What is the Difference Between Licensure, Registration, and Certification?


By Kortney Mims, BS, CPhT and Keona Owens, BA, CPhT

We probably have seen the terms licensure, registration, and certification before discovering our career pathways. If you’re unfamiliar with these terms, let’s use this opportunity to discover NEW words and their meanings. How does each term differ? How do employers recognize them? Let’s drive down the Word Bank Lane and discover the answers to these questions! And don’t worry, you won’t need any form of expertise to start this journey.

Let’s begin the process …

Licensure and Registration are interchangeable, which grants the authority/ability to practice a profession on a state level.[1] Being licensed in a profession is an indication that you have the minimum competencies required to perform tasks related to that profession.  This process is administered/monitored by a state-level authority and is required by law for regulatory purposes. The criteria for acquiring a license vary from state to state and typically do not authorize multi-state usage. Multi-state level practitioners must submit an application for each state based upon state-level regulations.

Side Note: having a license in Florida does not grant you the authority to practice in California *DING DING DING*. To practice in California, a practitioner must register in that state.

Registration is required after meeting profession-specific criteria,  completing the application process. Approval, pay fees, and as a result, the individual will be listed in a directory as an “active practitioner.” The criteria for professionals vary based upon state regulations and the “profession.” While submitting an application, you are required to provide proof of the completed coursework and/or degree program (i.e., transcripts and/or diploma/degree), completion of the practicum, successfully passing state board (varies by state statute/profession), and national examination, and committing to the professional specific standards.[2]  Registered professionals have achieved a level of mastery skills.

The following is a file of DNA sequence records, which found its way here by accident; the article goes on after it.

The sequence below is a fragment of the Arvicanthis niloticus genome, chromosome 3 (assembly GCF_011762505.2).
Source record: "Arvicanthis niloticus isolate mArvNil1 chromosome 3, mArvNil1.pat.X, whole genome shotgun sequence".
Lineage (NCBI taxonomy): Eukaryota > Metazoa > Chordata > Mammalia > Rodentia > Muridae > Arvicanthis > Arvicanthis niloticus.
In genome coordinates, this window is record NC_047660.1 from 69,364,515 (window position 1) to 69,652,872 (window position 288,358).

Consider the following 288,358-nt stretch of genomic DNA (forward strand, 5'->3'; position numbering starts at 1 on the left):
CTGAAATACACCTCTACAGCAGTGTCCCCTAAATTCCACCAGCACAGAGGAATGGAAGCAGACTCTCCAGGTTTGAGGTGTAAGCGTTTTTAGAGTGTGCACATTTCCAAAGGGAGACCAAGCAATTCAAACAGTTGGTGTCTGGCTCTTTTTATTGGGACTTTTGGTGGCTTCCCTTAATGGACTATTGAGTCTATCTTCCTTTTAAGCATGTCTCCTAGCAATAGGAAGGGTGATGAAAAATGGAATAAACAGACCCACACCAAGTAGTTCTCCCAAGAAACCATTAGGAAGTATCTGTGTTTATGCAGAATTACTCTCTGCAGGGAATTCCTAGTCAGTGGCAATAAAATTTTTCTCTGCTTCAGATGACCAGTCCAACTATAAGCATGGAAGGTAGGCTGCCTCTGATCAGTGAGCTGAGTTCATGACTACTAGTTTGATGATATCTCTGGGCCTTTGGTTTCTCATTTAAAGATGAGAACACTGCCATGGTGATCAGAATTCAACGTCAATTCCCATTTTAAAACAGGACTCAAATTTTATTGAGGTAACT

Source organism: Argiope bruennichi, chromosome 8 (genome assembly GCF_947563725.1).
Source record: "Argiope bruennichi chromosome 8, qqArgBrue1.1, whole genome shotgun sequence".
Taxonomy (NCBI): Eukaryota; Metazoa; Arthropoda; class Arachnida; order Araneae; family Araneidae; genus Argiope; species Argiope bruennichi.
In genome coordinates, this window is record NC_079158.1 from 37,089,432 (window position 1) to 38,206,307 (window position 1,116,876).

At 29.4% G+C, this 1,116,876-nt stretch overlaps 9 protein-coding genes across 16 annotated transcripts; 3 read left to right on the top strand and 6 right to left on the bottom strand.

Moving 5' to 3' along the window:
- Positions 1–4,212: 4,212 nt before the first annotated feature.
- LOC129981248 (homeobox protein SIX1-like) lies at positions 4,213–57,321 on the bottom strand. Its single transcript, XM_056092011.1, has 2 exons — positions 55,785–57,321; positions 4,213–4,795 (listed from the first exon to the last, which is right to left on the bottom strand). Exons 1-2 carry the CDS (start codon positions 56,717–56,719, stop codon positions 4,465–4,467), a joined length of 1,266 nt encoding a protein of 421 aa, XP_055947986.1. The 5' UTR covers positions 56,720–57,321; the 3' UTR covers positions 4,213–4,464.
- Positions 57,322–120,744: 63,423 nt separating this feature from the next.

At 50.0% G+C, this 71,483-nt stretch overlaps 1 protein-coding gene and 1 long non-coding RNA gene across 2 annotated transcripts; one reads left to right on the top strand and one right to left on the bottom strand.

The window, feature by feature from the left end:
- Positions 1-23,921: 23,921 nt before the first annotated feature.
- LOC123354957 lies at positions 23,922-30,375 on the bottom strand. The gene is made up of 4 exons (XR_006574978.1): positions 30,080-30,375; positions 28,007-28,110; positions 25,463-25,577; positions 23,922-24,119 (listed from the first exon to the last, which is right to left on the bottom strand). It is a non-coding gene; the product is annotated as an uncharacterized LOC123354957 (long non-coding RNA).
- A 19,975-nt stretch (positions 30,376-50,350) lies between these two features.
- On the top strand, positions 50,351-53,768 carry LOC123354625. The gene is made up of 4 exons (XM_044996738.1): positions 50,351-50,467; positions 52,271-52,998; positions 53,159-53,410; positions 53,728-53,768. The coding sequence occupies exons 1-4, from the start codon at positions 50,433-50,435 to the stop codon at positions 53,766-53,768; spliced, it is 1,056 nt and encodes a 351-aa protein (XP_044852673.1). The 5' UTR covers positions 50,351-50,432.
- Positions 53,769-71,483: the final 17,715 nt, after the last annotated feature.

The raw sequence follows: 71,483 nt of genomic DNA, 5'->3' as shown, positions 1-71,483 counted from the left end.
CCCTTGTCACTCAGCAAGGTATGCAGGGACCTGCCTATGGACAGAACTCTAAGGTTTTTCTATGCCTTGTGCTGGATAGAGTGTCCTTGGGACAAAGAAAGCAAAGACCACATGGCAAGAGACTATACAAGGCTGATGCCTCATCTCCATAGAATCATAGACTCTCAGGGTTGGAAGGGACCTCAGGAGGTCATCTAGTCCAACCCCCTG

Side Note: Many professionals require the completion of state licensure/registration processes prior to granting the authority to practice/perform duties based upon the state-level regulation.

Benefits of Licensure/Registration: Prestige + Improved career prospects and employability +  Enhancement of stature + Authority + Flexibility + Higher earning potential + Demonstration of a professional attitude valued by employers and customers + Enhanced status leading to higher self-esteem + National recognition of competence and commitment + Evidence of expertise + Greater influence within the industry

Certification is the process of receiving official documentation after completing coursework, training in a specific field, and successfully passing an examination, signifying status and a level of achievement. Wow, talk about success! In other words, you took an accredited program and passed an exam that exemplifies your expertise, knowledge, and skillset/capabilities to perform. This ultimately means CHA-CHING or professionally defined as increased income and potential sustainability.  This process is typically administered by a non-governmental organization and is often recognized on a national level. That means, if you move out of state, your certification goes with you.

Side Note: Having a certification will position you for vast opportunities, career growth. It shows employers that you’re an expert in your field of practice. Oh, did I mention increased opportunities?! You get the picture ...

Benefits: Competitive advantage + Boost in efficiency + Higher earning potential + Increase in knowledge and skills + Professional credibility